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What is a brilliant diamond these days?


GFORCE100
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Hello,

 

We know that a true brilliant diamond has 58 facets, has done for years on end, and despite time it's served us well.

 

These days one cannot help but stumble across all kinds of varitions, a Leo cut diamond, a diamond cut with 88 facets, another with 73 and so forth.

 

The reasl question is is the average consumer being fooled into something that's more perfect when it's not? It seems to be a number game, the more facets the better our diamond will sparkle etc.

 

It all seems like a marketing game to me, and do they sparkle any more? My eyes tell me the answer is no and one should instead focus on the diamond's cut proportions being the prime concern.

 

What have you others found on this topic?

 

It's like other so called "secrets" few choose to tell the many others out there, such as why are diamonds expensive. Of course they're rare (at least the good clarity/color grades) but business works on numbers and not visuals, it's the few others that choose to limit the rate at which their mined thus keep them "artificially rare" and in effect have reasons to bring up the price. It's all like the oil business with the only difference being that oil drives western economies...diamonds only drive the pleasure of a some individuals (even though it's also a massive market).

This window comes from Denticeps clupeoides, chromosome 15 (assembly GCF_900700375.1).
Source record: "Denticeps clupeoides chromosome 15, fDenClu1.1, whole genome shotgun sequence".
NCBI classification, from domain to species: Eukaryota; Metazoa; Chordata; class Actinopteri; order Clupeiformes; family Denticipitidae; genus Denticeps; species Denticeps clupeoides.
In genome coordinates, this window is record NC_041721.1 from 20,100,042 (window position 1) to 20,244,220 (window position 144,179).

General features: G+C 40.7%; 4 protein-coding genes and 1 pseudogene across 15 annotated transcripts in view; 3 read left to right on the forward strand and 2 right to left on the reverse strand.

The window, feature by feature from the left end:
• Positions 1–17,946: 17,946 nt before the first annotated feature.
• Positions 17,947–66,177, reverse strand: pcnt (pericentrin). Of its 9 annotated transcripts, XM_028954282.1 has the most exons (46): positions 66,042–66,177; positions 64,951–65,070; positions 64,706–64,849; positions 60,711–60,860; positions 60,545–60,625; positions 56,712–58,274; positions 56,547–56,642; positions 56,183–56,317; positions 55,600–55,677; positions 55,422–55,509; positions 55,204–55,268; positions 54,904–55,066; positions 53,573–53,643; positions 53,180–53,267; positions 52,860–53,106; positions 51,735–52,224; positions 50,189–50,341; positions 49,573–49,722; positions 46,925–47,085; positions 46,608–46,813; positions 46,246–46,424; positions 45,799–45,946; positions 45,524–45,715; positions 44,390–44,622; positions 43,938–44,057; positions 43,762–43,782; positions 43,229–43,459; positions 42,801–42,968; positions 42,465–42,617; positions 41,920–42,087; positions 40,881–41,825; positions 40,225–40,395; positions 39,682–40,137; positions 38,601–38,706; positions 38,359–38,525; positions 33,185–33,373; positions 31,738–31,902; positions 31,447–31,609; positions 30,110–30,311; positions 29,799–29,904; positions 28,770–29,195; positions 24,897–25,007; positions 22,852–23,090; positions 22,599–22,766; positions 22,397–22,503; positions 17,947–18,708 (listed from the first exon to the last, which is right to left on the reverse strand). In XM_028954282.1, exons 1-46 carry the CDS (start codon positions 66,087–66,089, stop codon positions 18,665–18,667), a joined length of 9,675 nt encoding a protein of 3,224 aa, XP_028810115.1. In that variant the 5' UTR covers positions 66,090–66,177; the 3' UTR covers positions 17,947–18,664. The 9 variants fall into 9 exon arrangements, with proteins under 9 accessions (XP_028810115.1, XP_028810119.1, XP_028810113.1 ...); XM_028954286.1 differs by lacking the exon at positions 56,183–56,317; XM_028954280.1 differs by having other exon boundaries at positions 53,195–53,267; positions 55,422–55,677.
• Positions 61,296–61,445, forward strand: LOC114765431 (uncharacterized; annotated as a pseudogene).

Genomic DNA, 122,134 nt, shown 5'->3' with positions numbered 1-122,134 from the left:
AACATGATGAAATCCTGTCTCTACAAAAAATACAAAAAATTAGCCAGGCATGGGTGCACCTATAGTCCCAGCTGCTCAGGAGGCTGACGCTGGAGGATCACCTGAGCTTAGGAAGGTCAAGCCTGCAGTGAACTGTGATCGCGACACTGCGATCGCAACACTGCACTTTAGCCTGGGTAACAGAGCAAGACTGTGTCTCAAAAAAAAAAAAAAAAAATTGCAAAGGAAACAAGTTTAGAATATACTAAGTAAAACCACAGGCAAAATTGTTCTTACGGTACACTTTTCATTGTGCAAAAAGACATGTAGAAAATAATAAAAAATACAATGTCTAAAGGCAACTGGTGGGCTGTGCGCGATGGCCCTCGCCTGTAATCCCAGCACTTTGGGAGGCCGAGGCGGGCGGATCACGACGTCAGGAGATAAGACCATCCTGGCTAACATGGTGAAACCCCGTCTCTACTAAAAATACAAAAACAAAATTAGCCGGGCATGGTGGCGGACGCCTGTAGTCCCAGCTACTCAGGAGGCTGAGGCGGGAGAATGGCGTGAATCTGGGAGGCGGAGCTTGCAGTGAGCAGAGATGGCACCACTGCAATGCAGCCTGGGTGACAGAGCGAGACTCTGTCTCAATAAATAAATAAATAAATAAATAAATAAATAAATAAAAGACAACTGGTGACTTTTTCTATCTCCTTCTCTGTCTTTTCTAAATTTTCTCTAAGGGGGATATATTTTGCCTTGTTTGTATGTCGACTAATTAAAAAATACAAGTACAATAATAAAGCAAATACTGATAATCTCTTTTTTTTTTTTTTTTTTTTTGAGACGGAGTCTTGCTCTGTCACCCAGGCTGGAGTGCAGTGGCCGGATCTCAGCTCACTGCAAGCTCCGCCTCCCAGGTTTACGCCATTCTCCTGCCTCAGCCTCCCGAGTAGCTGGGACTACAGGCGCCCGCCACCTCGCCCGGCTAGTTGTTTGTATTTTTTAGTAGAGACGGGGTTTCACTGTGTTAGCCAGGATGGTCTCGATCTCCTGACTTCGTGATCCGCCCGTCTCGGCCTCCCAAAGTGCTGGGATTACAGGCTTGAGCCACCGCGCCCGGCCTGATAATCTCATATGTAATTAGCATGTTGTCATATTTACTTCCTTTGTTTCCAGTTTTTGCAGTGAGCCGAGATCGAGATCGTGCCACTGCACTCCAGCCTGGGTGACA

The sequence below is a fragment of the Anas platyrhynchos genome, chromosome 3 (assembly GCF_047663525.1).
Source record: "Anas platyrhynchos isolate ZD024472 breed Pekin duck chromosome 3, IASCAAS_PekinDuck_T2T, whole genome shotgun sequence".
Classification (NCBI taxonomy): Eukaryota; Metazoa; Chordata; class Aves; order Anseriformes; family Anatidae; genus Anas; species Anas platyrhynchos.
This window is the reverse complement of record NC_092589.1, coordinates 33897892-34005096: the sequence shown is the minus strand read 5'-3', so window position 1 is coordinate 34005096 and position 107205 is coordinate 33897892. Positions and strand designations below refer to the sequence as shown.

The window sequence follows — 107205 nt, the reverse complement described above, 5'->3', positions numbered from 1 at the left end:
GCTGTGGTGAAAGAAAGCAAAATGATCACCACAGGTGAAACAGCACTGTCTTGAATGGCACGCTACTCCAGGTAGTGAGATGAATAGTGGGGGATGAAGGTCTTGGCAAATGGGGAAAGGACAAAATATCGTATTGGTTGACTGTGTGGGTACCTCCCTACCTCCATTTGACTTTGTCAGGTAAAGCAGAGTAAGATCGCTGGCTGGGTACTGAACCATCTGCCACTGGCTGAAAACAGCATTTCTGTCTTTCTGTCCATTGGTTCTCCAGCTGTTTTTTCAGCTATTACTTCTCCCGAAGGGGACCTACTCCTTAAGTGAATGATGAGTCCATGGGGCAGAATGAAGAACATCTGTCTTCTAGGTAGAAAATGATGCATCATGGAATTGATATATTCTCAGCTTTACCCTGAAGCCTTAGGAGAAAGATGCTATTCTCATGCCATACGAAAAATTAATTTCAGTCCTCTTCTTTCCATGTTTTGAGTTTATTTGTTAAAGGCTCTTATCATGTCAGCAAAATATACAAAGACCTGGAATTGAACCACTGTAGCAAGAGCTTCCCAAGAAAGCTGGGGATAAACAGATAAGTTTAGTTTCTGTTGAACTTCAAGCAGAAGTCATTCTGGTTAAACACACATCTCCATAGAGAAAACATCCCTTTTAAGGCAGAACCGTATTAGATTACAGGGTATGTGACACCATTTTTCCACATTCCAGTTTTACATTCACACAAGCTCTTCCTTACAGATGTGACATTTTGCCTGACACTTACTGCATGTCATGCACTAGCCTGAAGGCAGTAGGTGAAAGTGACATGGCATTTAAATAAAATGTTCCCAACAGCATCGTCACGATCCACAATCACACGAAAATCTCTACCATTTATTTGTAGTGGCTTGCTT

Anyway, that was off topic but anyhow....this thing with ever more facets is seeming like a neat marketing game devised to give those undecided buyers that little something to sway the purchases....and charge a little more for it in the process (kill two birds with one stone anyone?).

 

You agree, disagree, what are your thoughts - please do share, I haven't found a topic on this in our forum yet so this is I believe interesting.

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Several topics mixed together here.

 

‘Brilliant’ is usually used in diamond cutting to describe a facet pattern on the pavilion side of a stone. The facets radiate from the culet to the girdle with a set of facets below the girdle line that produce the distinctive look. The modern Round Brilliant is the 58 facet pattern you mention but the are many others including various non-round ships that are also called brilliant. If you look at a GIA report for a princess cut, for example, they usually call them ‘modified square brilliant’.

 

The total amount of light you see coming from a stone has to do with the facet geometry, the lighting environment and your vision, not the facet count. Increasing the number of facets will break the light into more sparkles that are smaller but this doesn’t affect the total amount of light being returned. This does cause diamonds with different designs to look quite different and many people like the look but this is an artistic issue, not a physics question.